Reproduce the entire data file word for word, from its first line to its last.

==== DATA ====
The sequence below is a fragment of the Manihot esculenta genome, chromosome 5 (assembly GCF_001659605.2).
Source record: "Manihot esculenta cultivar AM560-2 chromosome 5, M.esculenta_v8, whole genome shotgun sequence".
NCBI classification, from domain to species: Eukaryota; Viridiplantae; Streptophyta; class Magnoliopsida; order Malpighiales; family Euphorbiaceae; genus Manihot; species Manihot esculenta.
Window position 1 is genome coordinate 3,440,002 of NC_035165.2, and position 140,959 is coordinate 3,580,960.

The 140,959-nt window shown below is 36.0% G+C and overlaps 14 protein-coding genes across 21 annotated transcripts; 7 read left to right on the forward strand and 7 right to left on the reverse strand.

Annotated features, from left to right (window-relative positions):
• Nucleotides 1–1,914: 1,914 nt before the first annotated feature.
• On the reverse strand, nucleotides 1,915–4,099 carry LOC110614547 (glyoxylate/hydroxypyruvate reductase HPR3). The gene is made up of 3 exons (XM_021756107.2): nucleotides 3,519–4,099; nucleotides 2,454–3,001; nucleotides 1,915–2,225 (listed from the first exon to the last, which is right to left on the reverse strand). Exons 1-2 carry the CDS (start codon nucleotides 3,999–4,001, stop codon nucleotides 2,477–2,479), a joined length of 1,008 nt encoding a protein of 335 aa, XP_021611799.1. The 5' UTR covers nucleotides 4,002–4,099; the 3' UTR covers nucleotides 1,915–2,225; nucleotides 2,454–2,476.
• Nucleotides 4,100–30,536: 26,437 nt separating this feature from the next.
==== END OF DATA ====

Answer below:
The sequence below is a fragment of the Manihot esculenta genome, chromosome 5 (assembly GCF_001659605.2).
Source record: "Manihot esculenta cultivar AM560-2 chromosome 5, M.esculenta_v8, whole genome shotgun sequence".
NCBI classification, from domain to species: Eukaryota; Viridiplantae; Streptophyta; class Magnoliopsida; order Malpighiales; family Euphorbiaceae; genus Manihot; species Manihot esculenta.
Window position 1 is genome coordinate 3,440,002 of NC_035165.2, and position 140,959 is coordinate 3,580,960.

The 140,959-nt window shown below is 36.0% G+C and overlaps 14 protein-coding genes across 21 annotated transcripts; 7 read left to right on the forward strand and 7 right to left on the reverse strand.

Annotated features, from left to right (window-relative positions):
• Nucleotides 1–1,914: 1,914 nt before the first annotated feature.
• On the reverse strand, nucleotides 1,915–4,099 carry LOC110614547 (glyoxylate/hydroxypyruvate reductase HPR3). The gene is made up of 3 exons (XM_021756107.2): nucleotides 3,519–4,099; nucleotides 2,454–3,001; nucleotides 1,915–2,225 (listed from the first exon to the last, which is right to left on the reverse strand). Exons 1-2 carry the CDS (start codon nucleotides 3,999–4,001, stop codon nucleotides 2,477–2,479), a joined length of 1,008 nt encoding a protein of 335 aa, XP_021611799.1. The 5' UTR covers nucleotides 4,002–4,099; the 3' UTR covers nucleotides 1,915–2,225; nucleotides 2,454–2,476.
• Nucleotides 4,100–30,536: 26,437 nt separating this feature from the next.